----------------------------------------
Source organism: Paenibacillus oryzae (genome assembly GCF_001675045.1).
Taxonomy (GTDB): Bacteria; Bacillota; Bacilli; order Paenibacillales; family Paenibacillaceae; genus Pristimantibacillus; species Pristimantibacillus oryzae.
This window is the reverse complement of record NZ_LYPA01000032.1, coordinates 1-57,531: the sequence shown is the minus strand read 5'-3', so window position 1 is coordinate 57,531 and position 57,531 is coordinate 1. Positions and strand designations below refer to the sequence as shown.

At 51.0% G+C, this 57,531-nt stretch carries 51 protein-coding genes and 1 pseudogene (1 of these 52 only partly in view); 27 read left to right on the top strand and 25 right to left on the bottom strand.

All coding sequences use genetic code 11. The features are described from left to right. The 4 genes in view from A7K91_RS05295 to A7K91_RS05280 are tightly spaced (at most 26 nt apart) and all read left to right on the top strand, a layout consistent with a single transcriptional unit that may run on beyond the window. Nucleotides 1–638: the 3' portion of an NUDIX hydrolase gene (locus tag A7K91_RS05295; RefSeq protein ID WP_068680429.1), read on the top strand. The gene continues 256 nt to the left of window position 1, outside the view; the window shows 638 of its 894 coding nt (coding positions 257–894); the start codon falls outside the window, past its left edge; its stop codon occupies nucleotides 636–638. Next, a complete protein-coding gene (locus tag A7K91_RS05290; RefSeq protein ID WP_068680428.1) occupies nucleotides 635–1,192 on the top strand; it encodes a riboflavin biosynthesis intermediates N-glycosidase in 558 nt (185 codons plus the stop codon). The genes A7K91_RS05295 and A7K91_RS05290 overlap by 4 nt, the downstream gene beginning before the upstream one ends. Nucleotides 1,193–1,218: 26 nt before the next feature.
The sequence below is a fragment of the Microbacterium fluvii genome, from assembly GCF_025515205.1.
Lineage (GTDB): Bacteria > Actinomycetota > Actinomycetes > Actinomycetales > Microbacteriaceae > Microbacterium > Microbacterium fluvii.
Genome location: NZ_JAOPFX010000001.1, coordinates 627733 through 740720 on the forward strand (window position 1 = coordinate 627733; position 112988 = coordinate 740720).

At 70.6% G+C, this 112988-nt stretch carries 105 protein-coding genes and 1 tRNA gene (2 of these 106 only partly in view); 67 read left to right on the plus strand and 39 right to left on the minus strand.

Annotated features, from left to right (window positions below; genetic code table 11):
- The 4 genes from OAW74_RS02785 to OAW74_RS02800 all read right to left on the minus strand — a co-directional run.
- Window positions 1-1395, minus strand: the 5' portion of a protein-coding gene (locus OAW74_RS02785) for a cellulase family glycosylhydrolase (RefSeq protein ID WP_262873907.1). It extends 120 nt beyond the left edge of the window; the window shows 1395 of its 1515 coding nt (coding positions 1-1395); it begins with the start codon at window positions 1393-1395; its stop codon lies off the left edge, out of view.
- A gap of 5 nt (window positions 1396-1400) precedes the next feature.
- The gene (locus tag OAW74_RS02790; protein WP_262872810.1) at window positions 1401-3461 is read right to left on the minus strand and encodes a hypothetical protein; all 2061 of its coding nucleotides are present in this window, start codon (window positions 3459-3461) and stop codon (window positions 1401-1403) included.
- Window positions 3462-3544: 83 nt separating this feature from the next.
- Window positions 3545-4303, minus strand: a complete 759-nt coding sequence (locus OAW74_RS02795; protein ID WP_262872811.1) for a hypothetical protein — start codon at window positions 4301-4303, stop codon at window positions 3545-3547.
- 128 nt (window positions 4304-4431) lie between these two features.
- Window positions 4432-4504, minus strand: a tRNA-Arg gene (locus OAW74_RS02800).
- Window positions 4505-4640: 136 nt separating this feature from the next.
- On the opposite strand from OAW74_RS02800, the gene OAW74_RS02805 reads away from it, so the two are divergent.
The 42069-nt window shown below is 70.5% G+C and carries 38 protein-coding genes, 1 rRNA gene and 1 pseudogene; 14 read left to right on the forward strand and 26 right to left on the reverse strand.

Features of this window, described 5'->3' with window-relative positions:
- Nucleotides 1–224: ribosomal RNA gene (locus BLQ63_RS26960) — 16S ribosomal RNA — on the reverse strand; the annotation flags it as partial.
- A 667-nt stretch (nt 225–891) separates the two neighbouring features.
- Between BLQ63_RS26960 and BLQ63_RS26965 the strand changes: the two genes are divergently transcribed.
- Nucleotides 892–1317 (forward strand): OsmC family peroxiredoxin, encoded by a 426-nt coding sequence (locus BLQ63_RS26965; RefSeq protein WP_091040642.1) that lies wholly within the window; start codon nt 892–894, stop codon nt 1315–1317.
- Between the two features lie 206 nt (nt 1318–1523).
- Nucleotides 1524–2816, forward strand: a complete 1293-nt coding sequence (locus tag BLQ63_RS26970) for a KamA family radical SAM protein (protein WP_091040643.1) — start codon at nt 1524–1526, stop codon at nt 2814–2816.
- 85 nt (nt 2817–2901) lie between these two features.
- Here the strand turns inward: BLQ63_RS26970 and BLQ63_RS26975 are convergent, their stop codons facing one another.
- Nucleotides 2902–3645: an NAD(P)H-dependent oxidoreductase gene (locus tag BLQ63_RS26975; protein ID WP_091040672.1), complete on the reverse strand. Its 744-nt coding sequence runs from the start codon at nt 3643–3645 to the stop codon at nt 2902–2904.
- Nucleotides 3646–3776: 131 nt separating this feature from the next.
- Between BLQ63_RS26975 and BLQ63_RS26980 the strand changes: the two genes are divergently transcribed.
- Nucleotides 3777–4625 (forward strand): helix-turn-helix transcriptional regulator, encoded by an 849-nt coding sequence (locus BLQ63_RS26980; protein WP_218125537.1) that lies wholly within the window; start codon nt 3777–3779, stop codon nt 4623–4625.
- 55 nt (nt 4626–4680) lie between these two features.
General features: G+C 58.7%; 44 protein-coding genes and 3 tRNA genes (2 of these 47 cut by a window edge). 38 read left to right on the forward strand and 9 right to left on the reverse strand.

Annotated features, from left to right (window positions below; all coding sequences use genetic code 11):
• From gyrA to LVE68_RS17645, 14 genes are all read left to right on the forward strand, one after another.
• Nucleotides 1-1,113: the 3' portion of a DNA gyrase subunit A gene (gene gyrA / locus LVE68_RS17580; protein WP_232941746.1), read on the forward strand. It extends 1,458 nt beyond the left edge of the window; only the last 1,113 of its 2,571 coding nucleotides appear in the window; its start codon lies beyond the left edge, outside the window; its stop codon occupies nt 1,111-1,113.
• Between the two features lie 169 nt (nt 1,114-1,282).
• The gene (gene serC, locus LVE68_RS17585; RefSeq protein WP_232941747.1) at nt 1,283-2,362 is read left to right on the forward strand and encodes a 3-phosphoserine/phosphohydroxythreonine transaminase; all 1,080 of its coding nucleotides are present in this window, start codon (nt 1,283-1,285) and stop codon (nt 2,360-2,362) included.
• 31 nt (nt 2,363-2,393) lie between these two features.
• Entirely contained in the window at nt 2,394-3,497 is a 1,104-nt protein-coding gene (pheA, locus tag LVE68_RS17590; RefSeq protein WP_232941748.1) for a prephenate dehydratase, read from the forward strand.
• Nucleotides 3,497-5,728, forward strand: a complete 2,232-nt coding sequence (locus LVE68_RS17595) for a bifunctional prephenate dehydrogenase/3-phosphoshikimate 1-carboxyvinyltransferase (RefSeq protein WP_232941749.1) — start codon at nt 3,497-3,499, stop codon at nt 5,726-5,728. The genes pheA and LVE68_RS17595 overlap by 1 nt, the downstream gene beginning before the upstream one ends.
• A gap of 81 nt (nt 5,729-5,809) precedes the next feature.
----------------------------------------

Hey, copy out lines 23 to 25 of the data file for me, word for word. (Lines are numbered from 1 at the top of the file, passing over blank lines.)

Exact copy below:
- Nucleotides 1–224: ribosomal RNA gene (locus BLQ63_RS26960) — 16S ribosomal RNA — on the reverse strand; the annotation flags it as partial.
- A 667-nt stretch (nt 225–891) separates the two neighbouring features.
- Between BLQ63_RS26960 and BLQ63_RS26965 the strand changes: the two genes are divergently transcribed.